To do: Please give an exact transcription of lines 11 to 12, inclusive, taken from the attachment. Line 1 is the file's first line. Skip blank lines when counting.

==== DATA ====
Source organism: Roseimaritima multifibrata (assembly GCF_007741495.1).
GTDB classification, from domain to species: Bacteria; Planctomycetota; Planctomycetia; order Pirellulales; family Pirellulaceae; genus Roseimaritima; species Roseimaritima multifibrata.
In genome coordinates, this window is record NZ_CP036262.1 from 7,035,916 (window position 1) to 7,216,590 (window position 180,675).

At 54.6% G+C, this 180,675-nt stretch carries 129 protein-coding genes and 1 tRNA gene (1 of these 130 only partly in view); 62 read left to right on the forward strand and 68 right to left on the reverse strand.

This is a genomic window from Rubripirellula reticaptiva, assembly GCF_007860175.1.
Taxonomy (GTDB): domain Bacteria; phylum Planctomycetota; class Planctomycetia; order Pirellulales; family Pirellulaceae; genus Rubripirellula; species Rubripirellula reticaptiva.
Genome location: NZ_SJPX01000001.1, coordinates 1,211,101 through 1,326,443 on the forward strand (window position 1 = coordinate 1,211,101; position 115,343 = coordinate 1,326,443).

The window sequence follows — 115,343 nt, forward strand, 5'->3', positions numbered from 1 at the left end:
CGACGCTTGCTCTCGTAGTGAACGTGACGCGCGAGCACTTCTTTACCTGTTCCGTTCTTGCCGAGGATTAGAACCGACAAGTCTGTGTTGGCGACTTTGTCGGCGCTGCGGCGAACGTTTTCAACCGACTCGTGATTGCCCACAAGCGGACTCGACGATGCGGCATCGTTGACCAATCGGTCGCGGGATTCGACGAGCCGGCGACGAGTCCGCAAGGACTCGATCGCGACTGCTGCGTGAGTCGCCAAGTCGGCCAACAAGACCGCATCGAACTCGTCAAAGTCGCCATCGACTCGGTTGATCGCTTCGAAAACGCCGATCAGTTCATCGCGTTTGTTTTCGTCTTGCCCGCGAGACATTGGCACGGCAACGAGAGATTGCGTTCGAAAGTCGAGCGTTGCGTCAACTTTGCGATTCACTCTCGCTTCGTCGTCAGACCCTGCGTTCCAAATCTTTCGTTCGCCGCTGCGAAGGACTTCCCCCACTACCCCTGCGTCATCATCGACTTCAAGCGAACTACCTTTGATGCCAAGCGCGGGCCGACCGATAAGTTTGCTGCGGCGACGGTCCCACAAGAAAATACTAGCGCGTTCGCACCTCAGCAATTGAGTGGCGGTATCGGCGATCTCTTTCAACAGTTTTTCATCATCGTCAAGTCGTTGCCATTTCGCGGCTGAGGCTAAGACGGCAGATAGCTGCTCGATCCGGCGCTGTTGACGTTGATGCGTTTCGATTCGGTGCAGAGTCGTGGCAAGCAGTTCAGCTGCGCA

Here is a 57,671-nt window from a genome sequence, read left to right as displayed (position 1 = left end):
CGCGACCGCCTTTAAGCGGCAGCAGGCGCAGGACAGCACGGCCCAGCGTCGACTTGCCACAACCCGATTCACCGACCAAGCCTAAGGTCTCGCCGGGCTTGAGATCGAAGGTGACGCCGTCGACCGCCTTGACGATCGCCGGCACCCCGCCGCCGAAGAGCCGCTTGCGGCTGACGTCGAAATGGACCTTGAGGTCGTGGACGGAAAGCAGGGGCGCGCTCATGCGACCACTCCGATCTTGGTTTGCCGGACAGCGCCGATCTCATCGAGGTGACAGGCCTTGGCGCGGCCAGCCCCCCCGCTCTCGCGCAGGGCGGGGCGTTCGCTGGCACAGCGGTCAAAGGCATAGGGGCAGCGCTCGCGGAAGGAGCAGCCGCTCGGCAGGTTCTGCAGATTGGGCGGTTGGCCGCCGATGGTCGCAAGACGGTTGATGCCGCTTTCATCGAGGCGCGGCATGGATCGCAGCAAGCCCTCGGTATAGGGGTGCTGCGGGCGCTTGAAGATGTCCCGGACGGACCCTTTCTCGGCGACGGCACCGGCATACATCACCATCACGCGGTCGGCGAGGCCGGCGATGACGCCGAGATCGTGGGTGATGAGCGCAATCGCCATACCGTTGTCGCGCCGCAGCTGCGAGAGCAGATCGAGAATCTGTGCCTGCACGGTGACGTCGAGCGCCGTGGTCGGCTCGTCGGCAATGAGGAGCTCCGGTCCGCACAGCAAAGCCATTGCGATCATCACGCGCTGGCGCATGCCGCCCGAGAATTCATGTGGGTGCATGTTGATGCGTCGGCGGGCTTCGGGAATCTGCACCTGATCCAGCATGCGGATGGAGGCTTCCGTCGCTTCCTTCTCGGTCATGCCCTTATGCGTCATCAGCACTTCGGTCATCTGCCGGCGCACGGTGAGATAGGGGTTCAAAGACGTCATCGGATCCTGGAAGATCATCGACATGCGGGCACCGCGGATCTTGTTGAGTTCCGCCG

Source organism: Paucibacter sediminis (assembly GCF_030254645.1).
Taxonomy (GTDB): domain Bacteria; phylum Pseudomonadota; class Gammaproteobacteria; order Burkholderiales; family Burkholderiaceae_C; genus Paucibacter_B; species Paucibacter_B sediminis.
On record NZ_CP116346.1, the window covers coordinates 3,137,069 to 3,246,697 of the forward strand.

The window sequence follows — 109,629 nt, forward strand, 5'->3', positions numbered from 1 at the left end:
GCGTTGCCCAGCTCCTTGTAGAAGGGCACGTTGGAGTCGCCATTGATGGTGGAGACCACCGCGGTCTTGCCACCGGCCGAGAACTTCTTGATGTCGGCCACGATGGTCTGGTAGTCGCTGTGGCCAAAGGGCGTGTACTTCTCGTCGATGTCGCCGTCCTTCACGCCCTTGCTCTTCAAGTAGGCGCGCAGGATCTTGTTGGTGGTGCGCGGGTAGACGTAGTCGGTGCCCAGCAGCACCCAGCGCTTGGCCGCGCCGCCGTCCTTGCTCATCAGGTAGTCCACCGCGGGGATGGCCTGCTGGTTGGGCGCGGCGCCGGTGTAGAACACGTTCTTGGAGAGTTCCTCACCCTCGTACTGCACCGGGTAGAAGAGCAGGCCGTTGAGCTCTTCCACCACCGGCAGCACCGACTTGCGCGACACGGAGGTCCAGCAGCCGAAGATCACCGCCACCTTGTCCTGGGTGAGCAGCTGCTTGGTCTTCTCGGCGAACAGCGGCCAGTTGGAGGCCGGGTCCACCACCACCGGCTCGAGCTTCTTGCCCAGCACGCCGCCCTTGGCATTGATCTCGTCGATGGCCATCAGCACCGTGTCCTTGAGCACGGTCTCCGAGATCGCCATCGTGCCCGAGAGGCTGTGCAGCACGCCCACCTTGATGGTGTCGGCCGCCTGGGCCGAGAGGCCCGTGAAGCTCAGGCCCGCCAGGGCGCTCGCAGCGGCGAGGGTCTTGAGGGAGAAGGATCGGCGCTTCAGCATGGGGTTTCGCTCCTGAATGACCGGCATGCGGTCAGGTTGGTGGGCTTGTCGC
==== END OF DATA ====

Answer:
CGCGACCGCCTTTAAGCGGCAGCAGGCGCAGGACAGCACGGCCCAGCGTCGACTTGCCACAACCCGATTCACCGACCAAGCCTAAGGTCTCGCCGGGCTTGAGATCGAAGGTGACGCCGTCGACCGCCTTGACGATCGCCGGCACCCCGCCGCCGAAGAGCCGCTTGCGGCTGACGTCGAAATGGACCTTGAGGTCGTGGACGGAAAGCAGGGGCGCGCTCATGCGACCACTCCGATCTTGGTTTGCCGGACAGCGCCGATCTCATCGAGGTGACAGGCCTTGGCGCGGCCAGCCCCCCCGCTCTCGCGCAGGGCGGGGCGTTCGCTGGCACAGCGGTCAAAGGCATAGGGGCAGCGCTCGCGGAAGGAGCAGCCGCTCGGCAGGTTCTGCAGATTGGGCGGTTGGCCGCCGATGGTCGCAAGACGGTTGATGCCGCTTTCATCGAGGCGCGGCATGGATCGCAGCAAGCCCTCGGTATAGGGGTGCTGCGGGCGCTTGAAGATGTCCCGGACGGACCCTTTCTCGGCGACGGCACCGGCATACATCACCATCACGCGGTCGGCGAGGCCGGCGATGACGCCGAGATCGTGGGTGATGAGCGCAATCGCCATACCGTTGTCGCGCCGCAGCTGCGAGAGCAGATCGAGAATCTGTGCCTGCACGGTGACGTCGAGCGCCGTGGTCGGCTCGTCGGCAATGAGGAGCTCCGGTCCGCACAGCAAAGCCATTGCGATCATCACGCGCTGGCGCATGCCGCCCGAGAATTCATGTGGGTGCATGTTGATGCGTCGGCGGGCTTCGGGAATCTGCACCTGATCCAGCATGCGGATGGAGGCTTCCGTCGCTTCCTTCTCGGTCATGCCCTTATGCGTCATCAGCACTTCGGTCATCTGCCGGCGCACGGTGAGATAGGGGTTCAAAGACGTCATCGGATCCTGGAAGATCATCGACATGCGGGCACCGCGGATCTTGTTGAGTTCCGCCG

Source organism: Paucibacter sediminis (assembly GCF_030254645.1).